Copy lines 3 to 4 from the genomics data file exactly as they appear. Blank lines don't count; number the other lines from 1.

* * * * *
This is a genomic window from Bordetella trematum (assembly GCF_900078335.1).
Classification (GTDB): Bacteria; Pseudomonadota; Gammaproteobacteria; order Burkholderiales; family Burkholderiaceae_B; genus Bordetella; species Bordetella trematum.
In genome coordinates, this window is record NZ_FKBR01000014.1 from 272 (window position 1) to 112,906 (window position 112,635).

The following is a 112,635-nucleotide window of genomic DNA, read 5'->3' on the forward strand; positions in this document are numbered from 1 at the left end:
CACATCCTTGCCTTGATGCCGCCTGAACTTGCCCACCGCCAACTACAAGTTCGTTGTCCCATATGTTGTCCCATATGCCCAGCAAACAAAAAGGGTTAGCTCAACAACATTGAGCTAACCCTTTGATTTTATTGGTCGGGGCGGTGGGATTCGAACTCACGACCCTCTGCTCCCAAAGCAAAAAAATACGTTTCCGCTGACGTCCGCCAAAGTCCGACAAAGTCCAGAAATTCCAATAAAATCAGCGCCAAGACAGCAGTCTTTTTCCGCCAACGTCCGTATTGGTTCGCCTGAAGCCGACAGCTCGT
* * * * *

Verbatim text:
In genome coordinates, this window is record NZ_FKBR01000014.1 from 272 (window position 1) to 112,906 (window position 112,635).

The following is a 112,635-nucleotide window of genomic DNA, read 5'->3' on the forward strand; positions in this document are numbered from 1 at the left end: